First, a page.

The Tennessee Vols are having a terrible November.
First, there are the on-field struggles that third-year coach Jeremy Pruitt’s squad is experiencing (the Vols haven’t won since October 3).
Then there’s the recent news that eight of Tennessee’s assistants didn’t accept pay cuts during the pandemic (former Vols Jay Graham and Tee Martin were Pruitt’s only assistants to accept a salary reduction to help offset financial losses in the athletic department).
And now there’s a report that athletic director Phillip Fulmer received a two-year extension in May.
The Knoxville News Sentinel reported the extension on Wednesday.
Fulmer’s base salary isn’t increasing — and he took a voluntary 15 percent pay cut to help UT cope with losses during the pandemic — but the optics of this are still terrible.
For starters, Fulmer, though a beloved figure at Tennessee, hasn’t really done anything to earn an extension. The football program is still struggling. Pruitt’s seat is getting warm and there isn’t any sign of improvement on the horizon.
Football is the star of the show at Tennessee. If the program isn’t improving, it eventually falls on the AD.
However, even if the extension were warranted, it would still be a bad look for UT.
Giving an athletic director an extension during the height of the pandemic is incredibly tone-deaf. Tennessee obviously knew the news wouldn’t be received well, which is why there wasn’t an official announcement.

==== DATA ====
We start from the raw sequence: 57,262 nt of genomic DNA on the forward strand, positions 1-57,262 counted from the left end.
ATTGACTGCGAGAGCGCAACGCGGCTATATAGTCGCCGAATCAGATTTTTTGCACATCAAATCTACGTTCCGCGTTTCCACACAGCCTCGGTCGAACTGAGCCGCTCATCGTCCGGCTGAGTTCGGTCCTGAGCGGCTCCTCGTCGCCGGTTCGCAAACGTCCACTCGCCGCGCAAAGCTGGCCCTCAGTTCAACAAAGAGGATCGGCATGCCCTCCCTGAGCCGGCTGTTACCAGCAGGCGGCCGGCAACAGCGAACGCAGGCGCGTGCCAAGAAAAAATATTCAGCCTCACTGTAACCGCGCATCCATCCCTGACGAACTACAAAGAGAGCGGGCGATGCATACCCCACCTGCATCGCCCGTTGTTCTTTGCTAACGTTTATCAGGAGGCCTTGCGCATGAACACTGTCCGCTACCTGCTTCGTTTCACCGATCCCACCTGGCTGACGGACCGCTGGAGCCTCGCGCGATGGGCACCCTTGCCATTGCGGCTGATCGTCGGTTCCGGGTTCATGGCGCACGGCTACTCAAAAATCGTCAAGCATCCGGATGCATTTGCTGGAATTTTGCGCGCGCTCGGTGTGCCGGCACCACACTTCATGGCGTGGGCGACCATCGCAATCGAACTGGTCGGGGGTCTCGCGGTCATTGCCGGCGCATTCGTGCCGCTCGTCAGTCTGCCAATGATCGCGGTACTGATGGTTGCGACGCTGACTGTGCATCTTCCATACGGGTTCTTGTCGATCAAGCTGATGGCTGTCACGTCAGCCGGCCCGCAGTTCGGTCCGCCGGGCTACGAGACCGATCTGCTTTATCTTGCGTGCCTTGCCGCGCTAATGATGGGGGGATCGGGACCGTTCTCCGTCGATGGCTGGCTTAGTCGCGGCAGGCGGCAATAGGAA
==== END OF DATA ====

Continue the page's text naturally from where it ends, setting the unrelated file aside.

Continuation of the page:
But they still made the deal happen anyway.
Look, even if Tennessee is happy with Fulmer, they should’ve waited on this. Fulmer’s contract wasn’t due to expire until December 31, 2021. There should’ve been no rush to make this happen.
With millions of Americans desiring job security, it’s not a good look that an already wealthy man was able to get some behind-the-scenes job security when many were losing jobs.
Tennessee is continuing to make it tough for fans to trust that the football program will ever be fixed.
Fulmer receiving this extension ultimately has nothing to do with whether or not the Vols will find success on the football field. But it provides another example of why the program has struggled for more than a decade.
Great football programs are backed by great athletic departments.
Tennessee football has been subpar for a long time because it’s backed by a subpar athletic department.
I’m not sure how anyone could see it any other way.
Featured image via Randy Sartin/USA TODAY